Posted by David Oates 6 months, 1 week ago

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What a week for this airline! I almost believe that United read the well thought out PR strategy that Uber used to answer its recent sexual harassment claim by a former employee and decided to do the exact opposite.

Let’s summarize what's happened so far. The airline continues to suffer from an unending barrage of digital and traditional media torture. The memes blanketing my emails and Facebook news feeds show no signs of stopping. United will also break into their piggy bank to reimburse every passenger of that infamous Flight 3411 for their troubles; somewhere around $14,000. Longer term, the airline faces a whale of a lawsuit from the disposed passenger who failed to leave the aircraft on his own accord.

None of this may affect United’s bottom line, at least right away. That doesn’t mean, however, that they will get off scot-free. I suspect that a significant portion of the company’s patrons will now fly the airline not because they want to, but only because the industry’s years-long consolidation leaves them with few options on certain routes. Rest assured, though, once the market opens up again, United will shed a few profits and market cap in harsh and quick fashion.

What’s more, the airline needs only to look in a mirror to identify its culprit. Their complete inability to handle this crisis on just about every level was front, center and far reaching. A litany of failures existed but these two stood out most:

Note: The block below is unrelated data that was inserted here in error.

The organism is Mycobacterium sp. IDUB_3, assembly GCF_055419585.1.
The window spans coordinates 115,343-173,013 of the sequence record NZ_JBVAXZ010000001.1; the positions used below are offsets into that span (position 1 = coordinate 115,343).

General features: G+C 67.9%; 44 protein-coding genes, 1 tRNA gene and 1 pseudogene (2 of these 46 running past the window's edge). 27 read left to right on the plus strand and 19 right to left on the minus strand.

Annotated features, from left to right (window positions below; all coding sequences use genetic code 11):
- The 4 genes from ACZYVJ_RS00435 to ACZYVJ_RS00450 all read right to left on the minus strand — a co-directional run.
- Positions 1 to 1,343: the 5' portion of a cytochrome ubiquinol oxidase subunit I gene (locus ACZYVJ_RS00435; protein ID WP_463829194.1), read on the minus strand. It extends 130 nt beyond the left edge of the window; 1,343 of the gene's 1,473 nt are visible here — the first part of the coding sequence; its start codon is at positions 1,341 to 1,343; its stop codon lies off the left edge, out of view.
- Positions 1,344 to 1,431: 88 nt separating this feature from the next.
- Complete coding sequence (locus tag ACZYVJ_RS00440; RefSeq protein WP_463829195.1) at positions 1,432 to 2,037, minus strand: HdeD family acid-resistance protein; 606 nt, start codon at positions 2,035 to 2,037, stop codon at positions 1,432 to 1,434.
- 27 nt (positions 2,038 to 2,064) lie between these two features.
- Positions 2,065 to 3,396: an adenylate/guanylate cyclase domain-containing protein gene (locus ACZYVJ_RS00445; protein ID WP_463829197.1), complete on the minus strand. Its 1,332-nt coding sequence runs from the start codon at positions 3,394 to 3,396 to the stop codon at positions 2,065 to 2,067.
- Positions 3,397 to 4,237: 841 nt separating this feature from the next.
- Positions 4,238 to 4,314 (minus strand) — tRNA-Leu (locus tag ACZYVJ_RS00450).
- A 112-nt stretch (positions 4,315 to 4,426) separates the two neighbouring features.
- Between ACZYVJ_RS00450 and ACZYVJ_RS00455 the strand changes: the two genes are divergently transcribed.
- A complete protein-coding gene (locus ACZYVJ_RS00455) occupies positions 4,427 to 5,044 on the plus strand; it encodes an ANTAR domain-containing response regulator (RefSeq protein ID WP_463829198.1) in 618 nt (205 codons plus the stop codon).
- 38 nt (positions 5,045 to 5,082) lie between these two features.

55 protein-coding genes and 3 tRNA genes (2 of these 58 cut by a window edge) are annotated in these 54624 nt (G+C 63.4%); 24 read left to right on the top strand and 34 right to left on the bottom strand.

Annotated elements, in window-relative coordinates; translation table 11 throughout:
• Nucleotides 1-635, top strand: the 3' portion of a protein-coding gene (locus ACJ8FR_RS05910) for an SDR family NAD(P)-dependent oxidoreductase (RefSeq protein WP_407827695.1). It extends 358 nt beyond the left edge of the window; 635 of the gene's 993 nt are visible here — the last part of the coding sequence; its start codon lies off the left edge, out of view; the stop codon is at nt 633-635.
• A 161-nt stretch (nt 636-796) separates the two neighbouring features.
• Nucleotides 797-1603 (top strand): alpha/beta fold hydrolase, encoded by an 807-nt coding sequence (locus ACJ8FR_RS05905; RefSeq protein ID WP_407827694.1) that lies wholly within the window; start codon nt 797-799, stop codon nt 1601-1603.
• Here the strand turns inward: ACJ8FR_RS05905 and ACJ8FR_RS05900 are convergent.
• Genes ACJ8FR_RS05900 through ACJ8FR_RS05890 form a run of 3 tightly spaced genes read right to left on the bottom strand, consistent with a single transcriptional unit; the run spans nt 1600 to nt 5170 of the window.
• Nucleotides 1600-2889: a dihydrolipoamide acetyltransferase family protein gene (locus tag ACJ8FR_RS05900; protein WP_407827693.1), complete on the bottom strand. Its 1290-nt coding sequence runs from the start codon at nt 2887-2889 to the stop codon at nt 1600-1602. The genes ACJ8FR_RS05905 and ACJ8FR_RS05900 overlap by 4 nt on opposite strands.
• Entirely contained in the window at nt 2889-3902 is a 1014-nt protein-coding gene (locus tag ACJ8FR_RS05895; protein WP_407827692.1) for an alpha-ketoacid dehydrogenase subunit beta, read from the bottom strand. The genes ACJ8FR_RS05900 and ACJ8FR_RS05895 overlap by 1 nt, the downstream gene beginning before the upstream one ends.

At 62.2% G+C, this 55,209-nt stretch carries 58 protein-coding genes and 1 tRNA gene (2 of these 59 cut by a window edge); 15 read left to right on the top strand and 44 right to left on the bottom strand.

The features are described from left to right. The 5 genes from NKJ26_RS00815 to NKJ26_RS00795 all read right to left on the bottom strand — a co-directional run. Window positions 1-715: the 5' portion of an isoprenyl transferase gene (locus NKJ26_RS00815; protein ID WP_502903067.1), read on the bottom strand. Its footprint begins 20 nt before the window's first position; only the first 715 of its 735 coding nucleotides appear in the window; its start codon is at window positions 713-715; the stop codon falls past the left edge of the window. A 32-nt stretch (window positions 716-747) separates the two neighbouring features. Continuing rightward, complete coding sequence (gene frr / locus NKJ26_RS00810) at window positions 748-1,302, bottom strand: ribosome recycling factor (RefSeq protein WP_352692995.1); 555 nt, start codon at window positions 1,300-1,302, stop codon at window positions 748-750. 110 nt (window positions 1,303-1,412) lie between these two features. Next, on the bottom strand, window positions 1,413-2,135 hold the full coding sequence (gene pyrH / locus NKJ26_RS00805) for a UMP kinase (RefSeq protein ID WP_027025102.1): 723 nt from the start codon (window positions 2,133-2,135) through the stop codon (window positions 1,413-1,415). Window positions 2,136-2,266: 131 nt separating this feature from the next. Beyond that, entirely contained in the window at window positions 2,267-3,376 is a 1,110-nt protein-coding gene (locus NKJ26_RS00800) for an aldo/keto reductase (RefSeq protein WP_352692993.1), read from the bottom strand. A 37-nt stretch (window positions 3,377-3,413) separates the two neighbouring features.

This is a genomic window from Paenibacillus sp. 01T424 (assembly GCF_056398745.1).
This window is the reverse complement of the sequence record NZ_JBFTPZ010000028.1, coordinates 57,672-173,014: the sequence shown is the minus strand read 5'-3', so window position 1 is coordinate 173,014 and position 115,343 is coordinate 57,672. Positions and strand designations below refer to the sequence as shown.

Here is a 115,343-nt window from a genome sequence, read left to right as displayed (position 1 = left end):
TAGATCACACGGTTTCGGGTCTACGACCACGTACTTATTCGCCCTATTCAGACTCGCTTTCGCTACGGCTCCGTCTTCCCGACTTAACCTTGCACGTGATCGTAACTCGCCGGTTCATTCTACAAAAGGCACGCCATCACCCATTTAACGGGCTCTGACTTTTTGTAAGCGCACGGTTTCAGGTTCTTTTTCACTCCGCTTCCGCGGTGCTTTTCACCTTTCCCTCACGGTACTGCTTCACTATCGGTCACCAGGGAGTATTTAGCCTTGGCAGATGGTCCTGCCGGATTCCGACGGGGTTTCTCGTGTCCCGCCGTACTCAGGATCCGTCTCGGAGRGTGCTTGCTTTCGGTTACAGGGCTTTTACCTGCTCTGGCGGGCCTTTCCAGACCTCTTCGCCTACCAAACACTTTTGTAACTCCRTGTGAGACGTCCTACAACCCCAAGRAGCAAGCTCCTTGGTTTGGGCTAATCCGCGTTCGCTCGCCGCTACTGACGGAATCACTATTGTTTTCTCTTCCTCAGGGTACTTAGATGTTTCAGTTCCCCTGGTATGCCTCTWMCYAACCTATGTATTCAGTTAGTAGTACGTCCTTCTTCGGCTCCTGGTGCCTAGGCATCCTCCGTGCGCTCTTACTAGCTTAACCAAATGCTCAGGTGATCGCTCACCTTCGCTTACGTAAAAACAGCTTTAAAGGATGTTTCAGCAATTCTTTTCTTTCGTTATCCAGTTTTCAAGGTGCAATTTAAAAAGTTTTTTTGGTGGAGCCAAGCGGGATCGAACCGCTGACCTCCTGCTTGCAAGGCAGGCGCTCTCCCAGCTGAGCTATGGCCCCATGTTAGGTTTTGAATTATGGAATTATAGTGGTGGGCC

Sometimes, The Law Doesn’t Matter
Indeed United did possess the legal right to remove a passenger from an overbooked flight if no one volunteers. Like it or not, a ticketed passenger doesn’t necessarily own their seat until the aircraft pushes back from the gate.

A court of law may agree, but the Court of Public Opinion saw things differently. United’s insistence on enforcing their rights by summoning law enforcement failed to win them any supporters. More to the point, just because United could proclaim being “in the right,” doesn’t mean they were entitled to act accordingly. The airline learned that particular lesson the hard way.

Respond Quickly and Sincerely
Probably the worst part of all this is that United CEO, a recognized communicator of the year, took four attempts and three full business days to respond with any sense of care and concern. That delay cost them a few bucks, and likely much more in the coming months. Corporations take note. Express quick and sincere response soon after a Crisis PR situation develops.

Doing so doesn’t mean that an organization needs, or should, admit any wrongdoing. You almost certainly don’t have enough facts to do otherwise. Nevertheless, you need to show that you care, you’re concerned and you’re committed to finding out what happened, so it doesn’t occur again.

In addition, there's good evidence that Mr. Munoz's comments, while sincere, came with a lot of anxiety and hostility as depicted in this scientific analysis by EffectCheck. Words do matter, and United CEO along with his PR team should have chosen more carefully.

If you want to get an idea of what a good PR response looks like, see my video blog on Uber’s response to one that occurred in early 2017. You’ll notice it’s almost polar opposite to United.

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